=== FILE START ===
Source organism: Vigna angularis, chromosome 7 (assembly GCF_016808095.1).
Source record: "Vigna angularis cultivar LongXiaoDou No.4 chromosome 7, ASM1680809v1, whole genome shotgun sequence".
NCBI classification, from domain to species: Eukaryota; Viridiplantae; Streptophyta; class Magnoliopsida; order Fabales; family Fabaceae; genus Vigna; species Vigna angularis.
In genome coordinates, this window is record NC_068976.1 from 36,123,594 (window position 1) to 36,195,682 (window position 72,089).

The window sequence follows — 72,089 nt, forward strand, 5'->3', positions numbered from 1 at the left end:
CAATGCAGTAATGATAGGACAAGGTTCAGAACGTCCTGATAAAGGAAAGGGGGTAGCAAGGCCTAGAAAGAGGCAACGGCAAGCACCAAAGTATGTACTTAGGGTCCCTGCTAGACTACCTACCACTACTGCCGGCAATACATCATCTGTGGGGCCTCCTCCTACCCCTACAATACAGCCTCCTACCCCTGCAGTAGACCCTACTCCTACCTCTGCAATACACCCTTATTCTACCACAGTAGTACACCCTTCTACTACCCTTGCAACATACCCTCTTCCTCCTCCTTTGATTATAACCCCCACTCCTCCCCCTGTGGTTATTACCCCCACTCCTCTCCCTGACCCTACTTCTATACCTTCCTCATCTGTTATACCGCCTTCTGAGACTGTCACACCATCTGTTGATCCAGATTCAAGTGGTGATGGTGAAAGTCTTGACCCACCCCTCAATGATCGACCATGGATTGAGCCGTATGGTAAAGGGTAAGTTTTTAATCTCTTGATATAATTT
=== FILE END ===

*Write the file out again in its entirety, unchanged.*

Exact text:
Source organism: Vigna angularis, chromosome 7 (assembly GCF_016808095.1).
Source record: "Vigna angularis cultivar LongXiaoDou No.4 chromosome 7, ASM1680809v1, whole genome shotgun sequence".
NCBI classification, from domain to species: Eukaryota; Viridiplantae; Streptophyta; class Magnoliopsida; order Fabales; family Fabaceae; genus Vigna; species Vigna angularis.
In genome coordinates, this window is record NC_068976.1 from 36,123,594 (window position 1) to 36,195,682 (window position 72,089).

The window sequence follows — 72,089 nt, forward strand, 5'->3', positions numbered from 1 at the left end:
CAATGCAGTAATGATAGGACAAGGTTCAGAACGTCCTGATAAAGGAAAGGGGGTAGCAAGGCCTAGAAAGAGGCAACGGCAAGCACCAAAGTATGTACTTAGGGTCCCTGCTAGACTACCTACCACTACTGCCGGCAATACATCATCTGTGGGGCCTCCTCCTACCCCTACAATACAGCCTCCTACCCCTGCAGTAGACCCTACTCCTACCTCTGCAATACACCCTTATTCTACCACAGTAGTACACCCTTCTACTACCCTTGCAACATACCCTCTTCCTCCTCCTTTGATTATAACCCCCACTCCTCCCCCTGTGGTTATTACCCCCACTCCTCTCCCTGACCCTACTTCTATACCTTCCTCATCTGTTATACCGCCTTCTGAGACTGTCACACCATCTGTTGATCCAGATTCAAGTGGTGATGGTGAAAGTCTTGACCCACCCCTCAATGATCGACCATGGATTGAGCCGTATGGTAAAGGGTAAGTTTTTAATCTCTTGATATAATTT